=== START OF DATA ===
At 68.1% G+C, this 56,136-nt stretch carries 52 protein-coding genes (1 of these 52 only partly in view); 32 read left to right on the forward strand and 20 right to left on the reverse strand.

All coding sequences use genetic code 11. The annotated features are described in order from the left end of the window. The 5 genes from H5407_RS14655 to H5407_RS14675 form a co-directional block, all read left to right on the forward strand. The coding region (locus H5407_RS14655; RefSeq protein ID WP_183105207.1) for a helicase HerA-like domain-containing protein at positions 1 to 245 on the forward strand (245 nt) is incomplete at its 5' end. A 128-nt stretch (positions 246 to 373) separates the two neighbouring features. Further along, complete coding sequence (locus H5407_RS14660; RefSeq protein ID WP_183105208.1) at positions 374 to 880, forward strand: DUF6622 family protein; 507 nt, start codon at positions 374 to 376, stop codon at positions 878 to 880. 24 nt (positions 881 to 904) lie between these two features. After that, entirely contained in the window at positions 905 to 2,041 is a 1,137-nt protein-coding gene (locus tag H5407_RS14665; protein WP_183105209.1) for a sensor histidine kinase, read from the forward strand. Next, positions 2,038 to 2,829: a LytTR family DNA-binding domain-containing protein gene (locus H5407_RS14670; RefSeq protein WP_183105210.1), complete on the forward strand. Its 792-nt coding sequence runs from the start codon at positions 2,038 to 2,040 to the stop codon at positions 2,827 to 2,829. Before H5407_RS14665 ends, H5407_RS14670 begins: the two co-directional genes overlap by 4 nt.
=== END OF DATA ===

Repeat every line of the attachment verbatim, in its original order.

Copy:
At 68.1% G+C, this 56,136-nt stretch carries 52 protein-coding genes (1 of these 52 only partly in view); 32 read left to right on the forward strand and 20 right to left on the reverse strand.

All coding sequences use genetic code 11. The annotated features are described in order from the left end of the window. The 5 genes from H5407_RS14655 to H5407_RS14675 form a co-directional block, all read left to right on the forward strand. The coding region (locus H5407_RS14655; RefSeq protein ID WP_183105207.1) for a helicase HerA-like domain-containing protein at positions 1 to 245 on the forward strand (245 nt) is incomplete at its 5' end. A 128-nt stretch (positions 246 to 373) separates the two neighbouring features. Further along, complete coding sequence (locus H5407_RS14660; RefSeq protein ID WP_183105208.1) at positions 374 to 880, forward strand: DUF6622 family protein; 507 nt, start codon at positions 374 to 376, stop codon at positions 878 to 880. 24 nt (positions 881 to 904) lie between these two features. After that, entirely contained in the window at positions 905 to 2,041 is a 1,137-nt protein-coding gene (locus tag H5407_RS14665; protein WP_183105209.1) for a sensor histidine kinase, read from the forward strand. Next, positions 2,038 to 2,829: a LytTR family DNA-binding domain-containing protein gene (locus H5407_RS14670; RefSeq protein WP_183105210.1), complete on the forward strand. Its 792-nt coding sequence runs from the start codon at positions 2,038 to 2,040 to the stop codon at positions 2,827 to 2,829. Before H5407_RS14665 ends, H5407_RS14670 begins: the two co-directional genes overlap by 4 nt.